France in chaos as Covid tears through country – 180k new cases as mutiny brews over curbs

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France recorded the highest number of new daily infections in Europe, according to data on Since the start of the pandemic, only the United States and India have reported average daily new cases above 200,000. On Monday, the United States reported more than 505,000 new COVID-19 cases.

Britain on Tuesday reported a record 129,471 new cases of COVID-19, but the data did not include figures for Scotland and Northern Ireland due to differences in reporting practices over the Christmas holiday period.

France’s previous record of 104,611 was set on Saturday, after the 86,852 high of November 11, 2020, was broken with two consecutive days of more than 90,000 new cases per day at the end of last week.

The seven-day moving average of new cases in France – which smoothes out daily reporting irregularities – rose to a new all-time high of 87,500.

On Sunday and Monday, the health ministry reported only about 30,000 new cases per day.

On Monday, the government announced new measures to curb infections, including limits on the size of big gatherings, a ban on eating and drinking in transport systems and the mandatory wearing of masks again outdoors.

Prime Minister Jean Castex said the COVID incidence rate – the number of infections per 100,000 people per week – is now well over 700 and at a record level since the start of the pandemic, forcing his cabinet to take new measures.

From Monday and for the next three weeks, all public gatherings will be limited to 2,000 people for indoor events, and to 5,000 people for outdoor events, and all spectators will have to be seated at concerts.

Consumption of food and drink will be banned in public passenger transport – including long-distance transport – as well as in movie theatres, while in bars and restaurants all food and drink will have to be consumed seated, not standing.

Masks are already required for passengers on public transport.

Castex also said that home working will become mandatory for at least three days per week where possible, and that mask wearing will become mandatory again outdoors in city centres, under the authority of local prefectures.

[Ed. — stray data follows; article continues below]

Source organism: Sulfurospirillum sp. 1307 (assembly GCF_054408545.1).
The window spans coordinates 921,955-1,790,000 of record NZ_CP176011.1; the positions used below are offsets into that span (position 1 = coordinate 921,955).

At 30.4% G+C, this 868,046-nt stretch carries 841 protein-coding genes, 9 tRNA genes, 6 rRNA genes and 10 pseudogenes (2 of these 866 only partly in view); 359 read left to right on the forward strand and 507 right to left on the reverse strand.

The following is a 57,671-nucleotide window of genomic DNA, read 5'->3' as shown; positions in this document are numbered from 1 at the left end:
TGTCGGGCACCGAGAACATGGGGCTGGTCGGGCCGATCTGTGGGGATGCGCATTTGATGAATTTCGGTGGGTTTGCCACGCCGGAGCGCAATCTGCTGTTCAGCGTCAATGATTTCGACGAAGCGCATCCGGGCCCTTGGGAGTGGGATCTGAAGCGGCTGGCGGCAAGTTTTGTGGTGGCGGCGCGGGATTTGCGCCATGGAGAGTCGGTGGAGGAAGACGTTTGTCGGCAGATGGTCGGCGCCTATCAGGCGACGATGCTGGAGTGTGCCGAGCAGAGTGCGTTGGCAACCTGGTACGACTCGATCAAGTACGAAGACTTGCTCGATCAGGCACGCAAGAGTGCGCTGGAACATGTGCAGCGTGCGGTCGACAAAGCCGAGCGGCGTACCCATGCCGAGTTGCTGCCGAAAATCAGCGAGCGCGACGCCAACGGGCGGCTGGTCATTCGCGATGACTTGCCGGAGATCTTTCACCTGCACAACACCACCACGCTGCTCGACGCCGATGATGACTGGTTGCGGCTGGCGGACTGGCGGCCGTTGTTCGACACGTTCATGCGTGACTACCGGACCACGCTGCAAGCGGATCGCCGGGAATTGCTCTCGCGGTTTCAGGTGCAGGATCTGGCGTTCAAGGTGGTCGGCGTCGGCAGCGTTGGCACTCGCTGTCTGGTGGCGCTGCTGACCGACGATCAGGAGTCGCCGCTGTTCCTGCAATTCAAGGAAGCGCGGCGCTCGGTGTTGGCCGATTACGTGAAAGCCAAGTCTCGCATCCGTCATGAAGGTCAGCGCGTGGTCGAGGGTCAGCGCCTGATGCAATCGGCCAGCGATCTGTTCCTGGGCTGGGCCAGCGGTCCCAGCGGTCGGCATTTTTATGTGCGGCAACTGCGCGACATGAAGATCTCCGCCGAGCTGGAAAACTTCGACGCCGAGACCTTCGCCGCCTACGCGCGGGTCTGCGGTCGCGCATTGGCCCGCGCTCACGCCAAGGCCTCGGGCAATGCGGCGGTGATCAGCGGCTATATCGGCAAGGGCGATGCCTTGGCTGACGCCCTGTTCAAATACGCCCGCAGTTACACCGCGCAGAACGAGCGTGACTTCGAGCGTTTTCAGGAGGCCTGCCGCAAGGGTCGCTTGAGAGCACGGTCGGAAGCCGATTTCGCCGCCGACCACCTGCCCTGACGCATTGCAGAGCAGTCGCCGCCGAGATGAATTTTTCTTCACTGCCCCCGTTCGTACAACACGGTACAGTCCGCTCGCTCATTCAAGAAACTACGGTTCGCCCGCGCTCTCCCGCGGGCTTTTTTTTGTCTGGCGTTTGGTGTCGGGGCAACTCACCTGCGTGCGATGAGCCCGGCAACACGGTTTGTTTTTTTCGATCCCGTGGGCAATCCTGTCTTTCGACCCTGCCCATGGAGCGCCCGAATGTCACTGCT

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He said: “I know that it feels like a film without ending, but a year ago we started our vaccination campaign and now we are one of the best vaccinated and best protected people in the world.”

In order to further boost vaccinations, the government’s planned vaccine pass – which will require proof of vaccination, not just a negative test, to enter public places – will take effect from January 15, if parliament approves a draft government bill, Castex said.

The government is also narrowing the period until people are eligible for a booster shot to three months from four following their second jab.

The move sparked the fury of National Rally leader Marine Le Pen, who said: “Emmanuel Macron and the government have consistently and knowingly lied to impose their losing strategy of vaccines. As the vaccine does not prevent the virus from being contracted or transmitted, I call for the end of the health/vaccine pass.

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“The French, especially the young and the elderly, have been deceived. They were promised a return to normal life with the vaccine. Now they are living under the permanent threat of new restrictions. It is time to commit to a return to normal life.

“By multiplying punitive measures that make no sense, the government is agitating instead of acting. How can we accept such ridiculous measures as the ban on dancing, drinking while standing up, eating on a train or the obligation to wear a mask in the street?

“Instead of restricting freedoms, let’s take common sense measures: recall suspended caregivers, reopen hospital beds closed in the middle of the crisis, give doctors the freedom to prescribe and above all… recover the public hospital that has been ransacked for years.”

Despite the jump in new cases, the number of patients in hospital with COVID-19 remained well below record levels, with COVID-19 patients in intensive care up by 83 to 3,416 on Tuesday, well below the highs of more than 7,000 in early April 2020.

France also announced 290 new Covid deaths, taking the total over 123,000, the highest one-day toll since early May but well below death tallies seen late last year.

About 77 percent of the population is now fully vaccinated, which has sharply reduced the number of hospitalisations and deaths.

The Covid incidence rate – the number of new cases per week per 100,000 citizens – rose to over 900, the highest since the start of the epidemic and nearly twice the levels seen during the third wave in November 2020.

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